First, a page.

😮‍💨 Coherence: The Perfect Breath (20 min)

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Manage episode 281408943 series 2171100
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The Pythagoreans believed that the number 10 was sacred and perfect; that it symbolized God or Unity or Completeness. It turns out that the number ten, also roughly corresponds to the number of seconds it takes to breathe the "perfect" breath. What is the perfect breath? It is the breath that is universally arrived at by any careful student of spiritual or physical health. For example, people reciting a Buddhist mantra, the Latin version of the rosary, and the Catholic prayer cycle of the Ave Maria all breathe between five and six breaths per minute during their prayer or mantra or meditation. And the body loves this length: researchers in one of these experiments connected sensors to measure the subject’s blood flow, heart rate, and nervous system activity. Whenever the chanters followed this slow breathing pattern and were in this zone of about 5.5 breaths per minute, blood flow to the brain increased and the functions of heart, circulation, and nervous system reached a state of peak efficiency and harmony. In other words, the systems in the body entered a state of coherence right around this number of about five and half second inhales and five and a half second exhales, which also works out to be about five and a half breaths per minute. This same phenomenon has been observed across cultures and time periods. Whether it is Buddhist monks chanting their popular mantra, "Om Mani Padme Hum", Jainist chants, the Kundalini chant of "Sa ta na ma", each of these takes five or six seconds to vocalize, followed by a five to six second inhale. In the Hindu tradition, "khechari" hand and tongue mudras which are purported to help bolster physical health and promote spiritual development, the practitioner places their tongue and hands in specified positions and take deep, you guessed it, slow and even breaths which each take between 5.5 and six seconds. This phenomenon has been observed as well in Hawaiian, Native American, Japanese, African, and Taoist cultures. They all arrived at the roughly the same techniques, each requiring the same breathing patterns. So let's practice it together!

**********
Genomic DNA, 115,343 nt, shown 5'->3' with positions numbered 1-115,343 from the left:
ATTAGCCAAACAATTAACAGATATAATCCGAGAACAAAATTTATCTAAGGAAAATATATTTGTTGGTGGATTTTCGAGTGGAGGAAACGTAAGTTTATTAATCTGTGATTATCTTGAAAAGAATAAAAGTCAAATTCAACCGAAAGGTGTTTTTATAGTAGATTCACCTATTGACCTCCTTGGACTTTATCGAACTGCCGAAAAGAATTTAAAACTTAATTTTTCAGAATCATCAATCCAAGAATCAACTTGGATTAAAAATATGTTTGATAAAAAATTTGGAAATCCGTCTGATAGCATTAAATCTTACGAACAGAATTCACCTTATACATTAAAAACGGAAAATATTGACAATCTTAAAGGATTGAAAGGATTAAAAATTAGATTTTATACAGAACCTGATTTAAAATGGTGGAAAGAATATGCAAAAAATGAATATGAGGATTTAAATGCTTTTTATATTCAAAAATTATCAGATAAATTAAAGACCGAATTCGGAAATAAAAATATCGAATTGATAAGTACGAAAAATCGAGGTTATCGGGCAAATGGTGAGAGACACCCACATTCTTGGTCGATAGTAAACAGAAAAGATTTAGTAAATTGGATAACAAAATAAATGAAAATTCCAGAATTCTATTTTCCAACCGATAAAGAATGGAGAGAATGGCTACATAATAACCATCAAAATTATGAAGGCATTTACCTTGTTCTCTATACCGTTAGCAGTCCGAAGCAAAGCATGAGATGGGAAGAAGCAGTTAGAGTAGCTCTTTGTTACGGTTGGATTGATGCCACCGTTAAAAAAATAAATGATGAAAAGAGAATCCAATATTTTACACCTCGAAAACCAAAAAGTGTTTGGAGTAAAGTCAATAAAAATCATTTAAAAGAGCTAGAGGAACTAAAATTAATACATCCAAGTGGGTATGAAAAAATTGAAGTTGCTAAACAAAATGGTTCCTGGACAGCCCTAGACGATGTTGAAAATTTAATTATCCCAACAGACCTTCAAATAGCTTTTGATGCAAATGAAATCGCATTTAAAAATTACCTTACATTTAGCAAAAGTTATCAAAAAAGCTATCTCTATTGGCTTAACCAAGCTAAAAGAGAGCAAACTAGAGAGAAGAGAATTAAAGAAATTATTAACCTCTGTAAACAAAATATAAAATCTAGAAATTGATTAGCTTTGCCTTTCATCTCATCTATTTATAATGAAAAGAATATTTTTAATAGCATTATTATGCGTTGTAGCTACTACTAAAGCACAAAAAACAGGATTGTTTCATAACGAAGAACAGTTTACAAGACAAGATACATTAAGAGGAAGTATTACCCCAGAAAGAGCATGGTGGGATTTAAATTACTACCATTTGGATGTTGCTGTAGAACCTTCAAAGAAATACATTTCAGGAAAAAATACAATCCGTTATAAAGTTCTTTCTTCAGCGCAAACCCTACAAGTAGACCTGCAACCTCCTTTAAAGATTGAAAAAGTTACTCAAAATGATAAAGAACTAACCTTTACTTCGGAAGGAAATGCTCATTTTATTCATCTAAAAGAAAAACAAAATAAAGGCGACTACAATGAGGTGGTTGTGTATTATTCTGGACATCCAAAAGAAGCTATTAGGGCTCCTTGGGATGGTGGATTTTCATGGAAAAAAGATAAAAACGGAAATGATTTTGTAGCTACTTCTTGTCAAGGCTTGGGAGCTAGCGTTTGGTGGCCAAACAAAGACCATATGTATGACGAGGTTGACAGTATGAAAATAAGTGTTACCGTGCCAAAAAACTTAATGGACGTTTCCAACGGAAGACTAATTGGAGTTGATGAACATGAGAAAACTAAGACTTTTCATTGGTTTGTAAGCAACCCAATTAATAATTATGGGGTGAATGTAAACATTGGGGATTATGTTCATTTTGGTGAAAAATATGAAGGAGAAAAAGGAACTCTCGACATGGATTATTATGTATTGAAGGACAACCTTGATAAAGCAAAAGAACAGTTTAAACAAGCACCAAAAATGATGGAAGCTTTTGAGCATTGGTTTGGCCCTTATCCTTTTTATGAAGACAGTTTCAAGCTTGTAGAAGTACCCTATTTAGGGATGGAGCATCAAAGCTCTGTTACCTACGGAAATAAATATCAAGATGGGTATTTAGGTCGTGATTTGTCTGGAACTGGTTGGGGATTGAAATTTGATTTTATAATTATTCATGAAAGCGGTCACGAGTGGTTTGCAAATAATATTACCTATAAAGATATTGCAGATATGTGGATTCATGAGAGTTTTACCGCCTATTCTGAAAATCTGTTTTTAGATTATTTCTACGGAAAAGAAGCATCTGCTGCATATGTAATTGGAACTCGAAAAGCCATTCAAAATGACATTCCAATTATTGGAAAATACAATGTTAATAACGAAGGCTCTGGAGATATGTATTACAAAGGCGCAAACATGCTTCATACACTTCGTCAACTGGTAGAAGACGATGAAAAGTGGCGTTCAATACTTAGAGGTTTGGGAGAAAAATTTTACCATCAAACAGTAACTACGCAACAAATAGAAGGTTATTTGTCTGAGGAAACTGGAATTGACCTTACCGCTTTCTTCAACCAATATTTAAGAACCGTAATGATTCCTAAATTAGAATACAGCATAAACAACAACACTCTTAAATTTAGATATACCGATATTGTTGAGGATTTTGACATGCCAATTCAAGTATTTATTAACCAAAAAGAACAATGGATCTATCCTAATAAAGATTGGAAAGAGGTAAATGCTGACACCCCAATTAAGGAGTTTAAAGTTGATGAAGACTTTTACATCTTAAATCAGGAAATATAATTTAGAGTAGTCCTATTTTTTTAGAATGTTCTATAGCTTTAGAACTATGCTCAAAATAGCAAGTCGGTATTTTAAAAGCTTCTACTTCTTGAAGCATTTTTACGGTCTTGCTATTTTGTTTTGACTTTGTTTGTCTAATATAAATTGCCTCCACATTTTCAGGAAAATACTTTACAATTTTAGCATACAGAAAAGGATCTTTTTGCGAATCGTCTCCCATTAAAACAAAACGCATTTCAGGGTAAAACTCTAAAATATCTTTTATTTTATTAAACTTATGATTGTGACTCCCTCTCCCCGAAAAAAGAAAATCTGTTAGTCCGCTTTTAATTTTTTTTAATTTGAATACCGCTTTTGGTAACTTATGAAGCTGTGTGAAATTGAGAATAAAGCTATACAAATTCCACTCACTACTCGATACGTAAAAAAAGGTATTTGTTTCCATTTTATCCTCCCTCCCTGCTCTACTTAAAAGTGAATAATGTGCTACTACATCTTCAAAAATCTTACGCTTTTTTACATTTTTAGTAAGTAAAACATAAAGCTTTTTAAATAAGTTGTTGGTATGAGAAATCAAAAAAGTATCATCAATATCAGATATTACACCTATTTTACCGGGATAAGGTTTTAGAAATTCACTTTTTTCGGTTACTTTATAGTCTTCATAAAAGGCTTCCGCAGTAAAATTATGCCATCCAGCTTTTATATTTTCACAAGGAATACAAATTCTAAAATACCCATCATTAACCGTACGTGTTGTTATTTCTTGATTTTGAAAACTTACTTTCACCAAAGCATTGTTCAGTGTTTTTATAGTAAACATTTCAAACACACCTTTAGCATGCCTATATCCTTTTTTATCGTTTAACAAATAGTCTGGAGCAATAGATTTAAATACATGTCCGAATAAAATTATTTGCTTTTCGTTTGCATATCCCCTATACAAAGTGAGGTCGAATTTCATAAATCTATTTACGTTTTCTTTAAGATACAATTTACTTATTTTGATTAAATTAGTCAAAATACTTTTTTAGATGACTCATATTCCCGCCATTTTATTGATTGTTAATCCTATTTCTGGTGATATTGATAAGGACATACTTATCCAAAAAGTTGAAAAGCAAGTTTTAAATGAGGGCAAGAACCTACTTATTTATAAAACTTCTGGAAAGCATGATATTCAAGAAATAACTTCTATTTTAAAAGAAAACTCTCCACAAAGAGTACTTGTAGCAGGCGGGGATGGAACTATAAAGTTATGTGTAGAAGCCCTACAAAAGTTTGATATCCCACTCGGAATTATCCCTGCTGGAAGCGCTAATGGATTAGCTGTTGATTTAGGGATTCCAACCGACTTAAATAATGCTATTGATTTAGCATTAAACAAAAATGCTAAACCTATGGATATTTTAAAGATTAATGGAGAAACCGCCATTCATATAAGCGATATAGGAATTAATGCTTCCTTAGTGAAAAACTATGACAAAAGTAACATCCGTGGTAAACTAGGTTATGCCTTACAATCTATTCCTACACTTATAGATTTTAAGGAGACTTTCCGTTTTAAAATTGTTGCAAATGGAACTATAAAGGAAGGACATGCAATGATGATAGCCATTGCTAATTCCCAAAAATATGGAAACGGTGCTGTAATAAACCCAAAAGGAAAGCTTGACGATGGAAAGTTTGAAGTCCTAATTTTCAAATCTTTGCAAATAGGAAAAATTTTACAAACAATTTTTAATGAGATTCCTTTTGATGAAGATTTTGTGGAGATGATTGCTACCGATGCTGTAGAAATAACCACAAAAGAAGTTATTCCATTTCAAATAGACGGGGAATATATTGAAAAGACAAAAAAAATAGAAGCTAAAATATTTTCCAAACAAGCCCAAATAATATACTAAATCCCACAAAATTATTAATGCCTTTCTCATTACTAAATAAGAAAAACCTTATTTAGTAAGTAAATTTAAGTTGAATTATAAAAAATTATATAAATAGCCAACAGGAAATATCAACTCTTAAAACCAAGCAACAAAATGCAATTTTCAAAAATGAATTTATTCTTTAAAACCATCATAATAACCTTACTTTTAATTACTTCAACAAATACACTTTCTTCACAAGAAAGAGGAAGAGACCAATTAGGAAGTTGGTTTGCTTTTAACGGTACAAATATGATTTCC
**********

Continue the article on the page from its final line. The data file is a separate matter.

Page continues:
Pro tips: 1) Breathe in and out through your nose the whole time; 2) Move your belly and grow your torso in three dimensions with each breath.



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